Ankara: Turkey’s government is preparing to provide a boost to the economy through faster credit growth by tweaking some reserve rules for commercial lenders, according to an official with direct knowledge of the matter.
Authorities will set required reserves depending on how much banks lend, pushing through the changes in an omnibus economy bill that’s being discussed in parliament, said the person, who asked not to be identified. The legislation also allows the central bank to determine mandatory reserves for all balance sheet assets and liabilities, including derivative products such as swaps, the official said.
Instead of reining in credit growth after controversial elections last month, Turkey is forging ahead by trying to unlock new financing for an economy at risk of a double-dip recession. Hobbled by political uncertainty, annualised lending growth has almost stopped at the end of June after months of expansion, when adjusted for foreign-currency fluctuations.
Days after the ouster of Governor Murat Cetinkaya, President Recep Tayyip Erdogan urged lower interest rates and said the central bank will provide more support for the government’s policies. State banks stand to benefit the most from the changes because they’ve been at the forefront of government efforts to extend cheap loans.
“The details will be crucial, such as how painful it will be if lenders don’t extend loans,” said Bloomberg Intelligence analyst Tomasz Noetzel. “My concern is they want to push banks to extend credit at lower rates, which is not ideal from commercial perspective.”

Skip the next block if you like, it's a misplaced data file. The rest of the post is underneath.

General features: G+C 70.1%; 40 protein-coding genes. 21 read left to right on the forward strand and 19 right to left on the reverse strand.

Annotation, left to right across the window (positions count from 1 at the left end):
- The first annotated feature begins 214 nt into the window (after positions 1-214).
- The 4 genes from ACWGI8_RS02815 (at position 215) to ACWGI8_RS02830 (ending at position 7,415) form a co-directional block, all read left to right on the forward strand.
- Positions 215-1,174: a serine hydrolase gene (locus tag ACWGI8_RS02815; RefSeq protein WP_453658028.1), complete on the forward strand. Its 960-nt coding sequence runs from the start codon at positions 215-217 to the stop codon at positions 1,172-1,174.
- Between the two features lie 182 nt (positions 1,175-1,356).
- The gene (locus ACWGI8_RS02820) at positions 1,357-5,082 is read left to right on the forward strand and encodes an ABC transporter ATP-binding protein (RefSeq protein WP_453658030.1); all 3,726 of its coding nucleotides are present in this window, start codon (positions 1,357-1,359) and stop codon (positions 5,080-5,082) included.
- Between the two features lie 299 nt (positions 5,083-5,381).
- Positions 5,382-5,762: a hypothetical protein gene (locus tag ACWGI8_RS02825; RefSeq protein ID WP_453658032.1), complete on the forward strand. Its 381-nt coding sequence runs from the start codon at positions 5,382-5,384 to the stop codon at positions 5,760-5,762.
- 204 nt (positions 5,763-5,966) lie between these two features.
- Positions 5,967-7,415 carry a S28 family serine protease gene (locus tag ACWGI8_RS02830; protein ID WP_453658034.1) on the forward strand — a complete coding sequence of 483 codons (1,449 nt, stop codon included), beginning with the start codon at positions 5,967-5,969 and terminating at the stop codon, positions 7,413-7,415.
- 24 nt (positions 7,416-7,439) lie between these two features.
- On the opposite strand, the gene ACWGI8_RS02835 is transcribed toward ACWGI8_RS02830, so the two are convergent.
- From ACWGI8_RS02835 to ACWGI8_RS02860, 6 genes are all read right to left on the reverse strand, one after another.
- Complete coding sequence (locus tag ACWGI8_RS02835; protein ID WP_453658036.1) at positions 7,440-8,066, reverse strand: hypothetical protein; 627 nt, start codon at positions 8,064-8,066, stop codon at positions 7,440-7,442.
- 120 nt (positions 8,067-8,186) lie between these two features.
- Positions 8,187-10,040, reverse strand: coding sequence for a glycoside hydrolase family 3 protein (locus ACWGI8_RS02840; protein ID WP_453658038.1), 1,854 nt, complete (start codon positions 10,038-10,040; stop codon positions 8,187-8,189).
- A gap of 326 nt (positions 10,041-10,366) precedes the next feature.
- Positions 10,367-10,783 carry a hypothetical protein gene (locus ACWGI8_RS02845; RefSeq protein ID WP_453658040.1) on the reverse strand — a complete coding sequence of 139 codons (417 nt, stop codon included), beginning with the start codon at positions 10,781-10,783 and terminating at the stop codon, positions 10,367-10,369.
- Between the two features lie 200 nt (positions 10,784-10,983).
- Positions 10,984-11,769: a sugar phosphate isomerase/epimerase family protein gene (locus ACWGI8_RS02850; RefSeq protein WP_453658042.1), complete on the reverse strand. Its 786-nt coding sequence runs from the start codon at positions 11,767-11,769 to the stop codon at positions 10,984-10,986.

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The proposed law, called an omnibus bill for the wide range of changes it includes, was submitted to parliament by the governing party earlier this week and allows the central bank more freedom in setting rules for mandatory reserves by taking into account changes in balance sheet items. With the proposal, the requirements will be kept lower for banks that lend more and higher for those that lend less, said the official.
The central bank will decide on the mandatory ratios when needed, depending on market conditions. It’s repeatedly used the instrument in the past to support the lira and to try to revive lending.
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Within the current framework, required reserves are effectively an insurance against bank liabilities — such as deposits and participation funds. With the proposed change, Turkey is turning the rules into an incentive to get credit flowing again.
The bill is being discussed at the Parliamentary Planning and Budget Commission and will later be sent to the General Assembly for approval. Its introductory part broadly says the aim is to resolve financial difficulties that might arise, without elaborating.
When asked to explain the reasoning behind the changes, the central bank said there wasn’t anything to add to what was in the draft bill. A spokesperson for the Treasury and Finance Ministry wasn’t available for comment.